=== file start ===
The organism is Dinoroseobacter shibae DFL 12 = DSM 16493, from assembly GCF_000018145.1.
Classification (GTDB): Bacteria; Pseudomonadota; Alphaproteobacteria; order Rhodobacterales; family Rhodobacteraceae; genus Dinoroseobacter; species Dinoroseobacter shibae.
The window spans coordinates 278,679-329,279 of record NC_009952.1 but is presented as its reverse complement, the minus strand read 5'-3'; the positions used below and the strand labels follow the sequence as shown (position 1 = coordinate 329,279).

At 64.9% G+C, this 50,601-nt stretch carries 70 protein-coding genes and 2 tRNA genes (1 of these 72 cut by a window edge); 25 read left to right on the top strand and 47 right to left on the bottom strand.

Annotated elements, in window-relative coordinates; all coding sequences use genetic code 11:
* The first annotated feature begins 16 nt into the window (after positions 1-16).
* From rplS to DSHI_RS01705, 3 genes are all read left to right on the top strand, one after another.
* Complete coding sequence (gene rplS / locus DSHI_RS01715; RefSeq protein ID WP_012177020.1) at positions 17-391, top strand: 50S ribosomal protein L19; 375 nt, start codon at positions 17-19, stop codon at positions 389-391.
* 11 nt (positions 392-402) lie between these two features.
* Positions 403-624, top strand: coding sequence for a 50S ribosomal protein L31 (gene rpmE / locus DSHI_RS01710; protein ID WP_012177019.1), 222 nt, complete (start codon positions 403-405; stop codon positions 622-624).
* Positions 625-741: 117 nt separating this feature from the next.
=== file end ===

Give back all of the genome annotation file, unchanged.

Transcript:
The organism is Dinoroseobacter shibae DFL 12 = DSM 16493, from assembly GCF_000018145.1.
Classification (GTDB): Bacteria; Pseudomonadota; Alphaproteobacteria; order Rhodobacterales; family Rhodobacteraceae; genus Dinoroseobacter; species Dinoroseobacter shibae.
The window spans coordinates 278,679-329,279 of record NC_009952.1 but is presented as its reverse complement, the minus strand read 5'-3'; the positions used below and the strand labels follow the sequence as shown (position 1 = coordinate 329,279).

At 64.9% G+C, this 50,601-nt stretch carries 70 protein-coding genes and 2 tRNA genes (1 of these 72 cut by a window edge); 25 read left to right on the top strand and 47 right to left on the bottom strand.

Annotated elements, in window-relative coordinates; all coding sequences use genetic code 11:
* The first annotated feature begins 16 nt into the window (after positions 1-16).
* From rplS to DSHI_RS01705, 3 genes are all read left to right on the top strand, one after another.
* Complete coding sequence (gene rplS / locus DSHI_RS01715; RefSeq protein ID WP_012177020.1) at positions 17-391, top strand: 50S ribosomal protein L19; 375 nt, start codon at positions 17-19, stop codon at positions 389-391.
* 11 nt (positions 392-402) lie between these two features.
* Positions 403-624, top strand: coding sequence for a 50S ribosomal protein L31 (gene rpmE / locus DSHI_RS01710; protein ID WP_012177019.1), 222 nt, complete (start codon positions 403-405; stop codon positions 622-624).
* Positions 625-741: 117 nt separating this feature from the next.